Ringworm treatment at home
Ringworm is a fungal infection showing as itchy, red, scaly, slightly raised, expanding rings on the trunk, face or groin area.
The medical term for ringworm is "tinea." (Tinea gets us back to worms. Tinea is the Latin name for a growing worm.) Doctors add another word to indicate where the fungus is located. Tinea capitis, for instance, refers to scalp ringworm, tinea corporis to fungus of the body, tinea pedis to fungus of the feet, and so on.
To catch ringworm, you have to be exposed to it and you have to be susceptible. Some people are much more susceptible than others. Those with eczema or other skin problems get ringworm more easily because the protective barrier of the skin's outer layer is less intact. Children are more susceptible before puberty. Boys get it more easily than girls.
Ringworm of the skin starts as a red, scaly patch or bump. Ringworm tends to be very itchy and uncomfortable. Over time, it may begin to look like a ring or a series of rings with raised, bumpy, scaly borders (the center is often clear). This ring pattern gave ringworm its name, but not every person who's infected develops the rings.
People will sometimes pick up a case of Ringworm from their pet, but just because a pet has Ringworm does not necessarily mean that the people that interact with that pet will develop the problem. A dog or cat can transmit Ringworm to a person without showing any symptoms at all.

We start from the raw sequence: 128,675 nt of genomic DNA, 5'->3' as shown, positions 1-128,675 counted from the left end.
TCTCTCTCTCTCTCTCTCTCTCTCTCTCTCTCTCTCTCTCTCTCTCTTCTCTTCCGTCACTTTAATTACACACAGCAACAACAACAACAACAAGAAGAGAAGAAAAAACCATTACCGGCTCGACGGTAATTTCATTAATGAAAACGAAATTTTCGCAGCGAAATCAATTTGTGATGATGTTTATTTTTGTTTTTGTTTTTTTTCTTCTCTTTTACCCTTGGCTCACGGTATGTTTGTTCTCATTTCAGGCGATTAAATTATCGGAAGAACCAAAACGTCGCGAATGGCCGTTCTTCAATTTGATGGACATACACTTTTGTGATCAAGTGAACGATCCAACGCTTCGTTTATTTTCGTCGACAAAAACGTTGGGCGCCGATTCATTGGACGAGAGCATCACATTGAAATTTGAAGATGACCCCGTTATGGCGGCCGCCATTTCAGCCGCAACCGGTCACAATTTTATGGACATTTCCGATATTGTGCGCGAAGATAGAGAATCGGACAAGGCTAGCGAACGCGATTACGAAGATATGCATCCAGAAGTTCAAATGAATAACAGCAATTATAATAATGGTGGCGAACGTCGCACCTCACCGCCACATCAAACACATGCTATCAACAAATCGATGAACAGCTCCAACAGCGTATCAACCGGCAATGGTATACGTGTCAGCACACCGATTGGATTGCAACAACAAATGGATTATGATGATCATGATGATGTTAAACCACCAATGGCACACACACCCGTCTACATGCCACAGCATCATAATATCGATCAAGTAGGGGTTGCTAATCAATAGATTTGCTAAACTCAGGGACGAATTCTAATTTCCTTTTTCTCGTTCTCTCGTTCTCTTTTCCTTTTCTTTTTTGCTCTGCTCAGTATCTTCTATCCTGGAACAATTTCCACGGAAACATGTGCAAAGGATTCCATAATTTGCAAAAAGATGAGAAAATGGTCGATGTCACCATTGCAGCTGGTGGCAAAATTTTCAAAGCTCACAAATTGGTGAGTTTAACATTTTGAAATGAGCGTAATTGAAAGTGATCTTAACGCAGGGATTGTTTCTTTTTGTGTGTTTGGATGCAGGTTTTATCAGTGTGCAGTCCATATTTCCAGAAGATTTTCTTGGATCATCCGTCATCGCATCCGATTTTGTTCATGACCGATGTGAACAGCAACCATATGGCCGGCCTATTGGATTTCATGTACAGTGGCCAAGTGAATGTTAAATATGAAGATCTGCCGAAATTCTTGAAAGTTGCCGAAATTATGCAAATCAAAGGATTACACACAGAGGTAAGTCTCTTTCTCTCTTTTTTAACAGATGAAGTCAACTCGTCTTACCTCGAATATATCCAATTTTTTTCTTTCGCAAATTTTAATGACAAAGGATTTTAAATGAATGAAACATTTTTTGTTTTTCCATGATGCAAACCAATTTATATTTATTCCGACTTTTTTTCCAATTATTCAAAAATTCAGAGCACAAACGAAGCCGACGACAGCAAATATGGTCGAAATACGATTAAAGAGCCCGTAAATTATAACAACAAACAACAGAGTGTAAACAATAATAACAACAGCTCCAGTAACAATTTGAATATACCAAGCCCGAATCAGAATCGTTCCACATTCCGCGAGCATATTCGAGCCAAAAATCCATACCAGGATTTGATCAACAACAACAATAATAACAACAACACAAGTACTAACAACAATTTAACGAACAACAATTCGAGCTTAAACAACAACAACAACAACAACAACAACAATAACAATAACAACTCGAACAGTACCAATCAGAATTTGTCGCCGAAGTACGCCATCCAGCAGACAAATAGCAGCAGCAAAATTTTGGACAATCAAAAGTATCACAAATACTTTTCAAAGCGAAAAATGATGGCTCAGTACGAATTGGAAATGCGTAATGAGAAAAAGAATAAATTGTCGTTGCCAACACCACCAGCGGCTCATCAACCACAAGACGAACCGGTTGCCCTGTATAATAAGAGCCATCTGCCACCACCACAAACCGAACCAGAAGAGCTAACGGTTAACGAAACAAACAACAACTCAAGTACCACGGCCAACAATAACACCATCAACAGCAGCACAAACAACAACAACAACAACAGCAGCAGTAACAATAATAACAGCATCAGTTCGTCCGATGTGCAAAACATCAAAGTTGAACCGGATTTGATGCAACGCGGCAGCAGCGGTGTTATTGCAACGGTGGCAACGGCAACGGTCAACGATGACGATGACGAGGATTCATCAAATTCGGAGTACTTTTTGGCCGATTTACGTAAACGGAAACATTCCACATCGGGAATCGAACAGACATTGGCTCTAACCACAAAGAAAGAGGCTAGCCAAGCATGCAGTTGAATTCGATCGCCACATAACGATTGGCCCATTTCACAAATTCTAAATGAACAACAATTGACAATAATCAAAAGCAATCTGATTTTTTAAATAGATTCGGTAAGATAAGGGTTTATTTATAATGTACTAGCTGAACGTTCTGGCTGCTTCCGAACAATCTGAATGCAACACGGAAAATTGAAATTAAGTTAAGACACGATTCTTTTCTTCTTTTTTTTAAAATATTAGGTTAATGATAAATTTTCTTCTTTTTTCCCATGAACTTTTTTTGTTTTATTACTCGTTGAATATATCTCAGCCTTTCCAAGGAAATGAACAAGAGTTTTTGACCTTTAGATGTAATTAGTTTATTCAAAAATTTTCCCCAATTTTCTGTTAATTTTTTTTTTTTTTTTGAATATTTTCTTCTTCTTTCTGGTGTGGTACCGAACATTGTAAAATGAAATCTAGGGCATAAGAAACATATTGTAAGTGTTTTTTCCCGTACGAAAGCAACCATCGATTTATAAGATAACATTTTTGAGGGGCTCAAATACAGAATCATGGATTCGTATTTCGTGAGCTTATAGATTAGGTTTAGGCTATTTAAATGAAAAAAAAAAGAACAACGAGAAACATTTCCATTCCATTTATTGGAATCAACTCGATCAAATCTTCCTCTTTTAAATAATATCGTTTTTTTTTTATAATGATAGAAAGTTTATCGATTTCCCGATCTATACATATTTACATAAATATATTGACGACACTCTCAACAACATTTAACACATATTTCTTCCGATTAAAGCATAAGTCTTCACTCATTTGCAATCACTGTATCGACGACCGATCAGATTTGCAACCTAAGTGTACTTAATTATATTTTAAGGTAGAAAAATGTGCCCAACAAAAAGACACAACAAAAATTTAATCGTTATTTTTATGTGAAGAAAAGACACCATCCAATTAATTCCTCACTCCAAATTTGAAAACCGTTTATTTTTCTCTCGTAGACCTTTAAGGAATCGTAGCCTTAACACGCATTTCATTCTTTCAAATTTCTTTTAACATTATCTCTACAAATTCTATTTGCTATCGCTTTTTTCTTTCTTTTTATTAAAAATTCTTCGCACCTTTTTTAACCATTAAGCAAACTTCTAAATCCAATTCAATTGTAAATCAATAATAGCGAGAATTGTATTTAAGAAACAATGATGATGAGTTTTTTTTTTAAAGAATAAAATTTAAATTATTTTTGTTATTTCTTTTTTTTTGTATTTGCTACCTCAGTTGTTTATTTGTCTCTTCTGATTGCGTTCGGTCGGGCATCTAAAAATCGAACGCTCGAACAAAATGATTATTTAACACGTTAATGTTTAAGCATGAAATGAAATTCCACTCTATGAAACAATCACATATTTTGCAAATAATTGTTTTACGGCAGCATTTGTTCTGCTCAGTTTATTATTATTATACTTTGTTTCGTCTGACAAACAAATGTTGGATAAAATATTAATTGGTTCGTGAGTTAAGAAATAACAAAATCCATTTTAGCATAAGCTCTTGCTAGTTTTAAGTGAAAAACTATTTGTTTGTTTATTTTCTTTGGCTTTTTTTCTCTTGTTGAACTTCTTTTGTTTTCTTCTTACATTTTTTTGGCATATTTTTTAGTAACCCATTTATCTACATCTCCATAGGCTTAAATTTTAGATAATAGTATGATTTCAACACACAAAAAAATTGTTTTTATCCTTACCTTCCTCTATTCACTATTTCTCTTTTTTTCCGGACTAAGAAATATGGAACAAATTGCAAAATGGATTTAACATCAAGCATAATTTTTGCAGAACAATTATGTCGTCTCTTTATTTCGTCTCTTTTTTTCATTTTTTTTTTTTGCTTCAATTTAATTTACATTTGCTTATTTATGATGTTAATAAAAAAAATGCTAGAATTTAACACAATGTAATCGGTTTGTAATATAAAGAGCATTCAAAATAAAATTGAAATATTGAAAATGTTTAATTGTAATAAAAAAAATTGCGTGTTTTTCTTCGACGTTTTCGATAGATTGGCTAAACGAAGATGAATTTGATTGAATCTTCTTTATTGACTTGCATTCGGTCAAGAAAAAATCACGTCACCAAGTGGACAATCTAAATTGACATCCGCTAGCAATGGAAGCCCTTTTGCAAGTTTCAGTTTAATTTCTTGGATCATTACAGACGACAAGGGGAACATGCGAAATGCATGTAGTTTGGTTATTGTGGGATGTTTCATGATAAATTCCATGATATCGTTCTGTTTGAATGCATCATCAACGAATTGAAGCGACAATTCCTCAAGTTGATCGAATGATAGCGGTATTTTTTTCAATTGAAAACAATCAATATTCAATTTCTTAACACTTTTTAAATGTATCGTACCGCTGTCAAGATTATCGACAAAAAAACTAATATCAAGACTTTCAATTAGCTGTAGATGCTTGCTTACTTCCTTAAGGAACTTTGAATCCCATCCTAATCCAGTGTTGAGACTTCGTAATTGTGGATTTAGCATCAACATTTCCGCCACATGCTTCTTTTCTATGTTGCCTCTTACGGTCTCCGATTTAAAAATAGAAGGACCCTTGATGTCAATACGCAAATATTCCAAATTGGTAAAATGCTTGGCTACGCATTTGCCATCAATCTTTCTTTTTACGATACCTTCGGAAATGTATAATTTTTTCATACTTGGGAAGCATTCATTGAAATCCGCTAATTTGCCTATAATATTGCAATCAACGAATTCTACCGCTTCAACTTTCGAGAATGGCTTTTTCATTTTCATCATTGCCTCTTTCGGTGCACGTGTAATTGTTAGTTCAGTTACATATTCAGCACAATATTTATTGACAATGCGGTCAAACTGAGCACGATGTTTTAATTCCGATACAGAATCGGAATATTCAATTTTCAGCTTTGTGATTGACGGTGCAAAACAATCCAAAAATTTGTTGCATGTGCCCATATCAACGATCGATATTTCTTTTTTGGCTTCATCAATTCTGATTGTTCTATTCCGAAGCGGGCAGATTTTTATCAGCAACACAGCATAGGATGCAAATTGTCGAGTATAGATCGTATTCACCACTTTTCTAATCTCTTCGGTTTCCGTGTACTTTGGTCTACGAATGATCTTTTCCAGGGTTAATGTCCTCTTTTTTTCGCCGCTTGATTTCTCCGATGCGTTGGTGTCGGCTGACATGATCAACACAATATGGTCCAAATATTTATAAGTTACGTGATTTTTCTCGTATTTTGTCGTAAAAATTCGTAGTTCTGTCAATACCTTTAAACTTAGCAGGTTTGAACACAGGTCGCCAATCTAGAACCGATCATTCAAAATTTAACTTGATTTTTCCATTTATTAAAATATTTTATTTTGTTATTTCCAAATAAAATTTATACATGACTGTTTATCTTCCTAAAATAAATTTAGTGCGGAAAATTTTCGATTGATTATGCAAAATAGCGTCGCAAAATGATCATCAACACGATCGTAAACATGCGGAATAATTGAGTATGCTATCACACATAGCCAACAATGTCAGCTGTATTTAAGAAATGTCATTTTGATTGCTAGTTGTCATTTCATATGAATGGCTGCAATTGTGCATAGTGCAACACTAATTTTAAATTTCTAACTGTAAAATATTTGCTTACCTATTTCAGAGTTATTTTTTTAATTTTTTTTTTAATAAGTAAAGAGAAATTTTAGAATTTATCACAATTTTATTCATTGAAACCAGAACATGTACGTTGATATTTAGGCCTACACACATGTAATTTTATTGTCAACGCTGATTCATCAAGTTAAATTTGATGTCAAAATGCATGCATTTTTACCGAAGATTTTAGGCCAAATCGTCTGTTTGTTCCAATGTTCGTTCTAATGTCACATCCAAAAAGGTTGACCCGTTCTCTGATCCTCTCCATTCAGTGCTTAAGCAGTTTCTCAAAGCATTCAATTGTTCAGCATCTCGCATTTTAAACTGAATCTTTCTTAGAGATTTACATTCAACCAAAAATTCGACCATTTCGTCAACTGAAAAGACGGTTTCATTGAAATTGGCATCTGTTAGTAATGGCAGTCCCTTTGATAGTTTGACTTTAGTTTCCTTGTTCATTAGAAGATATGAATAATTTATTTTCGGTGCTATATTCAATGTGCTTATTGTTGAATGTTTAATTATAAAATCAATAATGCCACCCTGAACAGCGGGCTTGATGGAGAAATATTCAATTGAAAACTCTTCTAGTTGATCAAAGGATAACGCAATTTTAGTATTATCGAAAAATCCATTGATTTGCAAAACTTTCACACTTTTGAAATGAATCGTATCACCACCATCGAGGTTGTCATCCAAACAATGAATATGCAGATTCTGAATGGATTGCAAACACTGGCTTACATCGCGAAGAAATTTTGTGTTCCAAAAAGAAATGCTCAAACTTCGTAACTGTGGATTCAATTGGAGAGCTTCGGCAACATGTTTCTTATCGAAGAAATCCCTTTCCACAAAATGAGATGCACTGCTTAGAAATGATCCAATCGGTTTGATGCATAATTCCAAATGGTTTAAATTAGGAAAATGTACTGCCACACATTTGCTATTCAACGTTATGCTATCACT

Ringworm is widespread around the world and in the United States . The fungus that causes scalp Ringworm lives in humans and animals . The fungus that causes Ringworm of the body lives in humans, animals, and soil . The fungi that cause Ringworm of the foot and Ringworm of the nails live only in humans.
To avoid ringworm infection, avoid contact with suspicious lesions, wear loose-fitting clothes, avoid sharing clothes, and after showering, dry off completely. Examine all family members for signs of tinea as reinfection may occur.
Scalp ringworm (tinea capitis) is primarily caused by Trichophyton. Scalp ringworm is highly contagious and is common among children, especially black children. It may produce a pink scaly rash that may be somewhat itchy, or it may produce a patch of hair loss without a rash. Less commonly it can cause a painful, inflamed, swollen patch on the scalp that sometimes oozes pus. A kerion is caused by an allergic reaction to the fungus.
Nails with ringworm may become thick and discoloured, and will sometimes start to crumble.
Children are most likely to get ringworm. Ringworm of the scalp can spread from child to child when children share hats, combs, or brushes. Ringworm of the body can be spread on towels, clothing, or sports equipment. Personal hygiene is important in preventing the spread of ringworm. Dogs and cats can be infected with ringworm, too, and they can pass it to people through direct contact.
Article Tags: Scalp Ringworm
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Author Bio - Sander Bel writes articles for beauty fitness. He also writes for medium hairstyles and acne control .